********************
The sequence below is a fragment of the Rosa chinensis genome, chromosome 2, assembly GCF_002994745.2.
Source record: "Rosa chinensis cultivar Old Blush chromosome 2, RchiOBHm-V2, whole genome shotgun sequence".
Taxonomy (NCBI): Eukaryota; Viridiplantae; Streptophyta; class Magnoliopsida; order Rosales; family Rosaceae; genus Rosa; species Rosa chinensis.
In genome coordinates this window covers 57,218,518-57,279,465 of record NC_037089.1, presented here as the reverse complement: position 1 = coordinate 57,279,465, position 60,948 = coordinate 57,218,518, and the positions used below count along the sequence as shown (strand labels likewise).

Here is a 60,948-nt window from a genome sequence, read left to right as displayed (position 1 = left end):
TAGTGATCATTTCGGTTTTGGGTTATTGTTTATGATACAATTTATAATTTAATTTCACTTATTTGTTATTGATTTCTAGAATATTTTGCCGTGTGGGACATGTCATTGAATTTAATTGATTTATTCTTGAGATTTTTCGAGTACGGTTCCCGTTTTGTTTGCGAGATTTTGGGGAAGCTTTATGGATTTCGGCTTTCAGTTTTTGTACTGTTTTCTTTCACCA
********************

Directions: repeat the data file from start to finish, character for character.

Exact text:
The sequence below is a fragment of the Rosa chinensis genome, chromosome 2, assembly GCF_002994745.2.
Source record: "Rosa chinensis cultivar Old Blush chromosome 2, RchiOBHm-V2, whole genome shotgun sequence".
Taxonomy (NCBI): Eukaryota; Viridiplantae; Streptophyta; class Magnoliopsida; order Rosales; family Rosaceae; genus Rosa; species Rosa chinensis.
In genome coordinates this window covers 57,218,518-57,279,465 of record NC_037089.1, presented here as the reverse complement: position 1 = coordinate 57,279,465, position 60,948 = coordinate 57,218,518, and the positions used below count along the sequence as shown (strand labels likewise).

Here is a 60,948-nt window from a genome sequence, read left to right as displayed (position 1 = left end):
TAGTGATCATTTCGGTTTTGGGTTATTGTTTATGATACAATTTATAATTTAATTTCACTTATTTGTTATTGATTTCTAGAATATTTTGCCGTGTGGGACATGTCATTGAATTTAATTGATTTATTCTTGAGATTTTTCGAGTACGGTTCCCGTTTTGTTTGCGAGATTTTGGGGAAGCTTTATGGATTTCGGCTTTCAGTTTTTGTACTGTTTTCTTTCACCA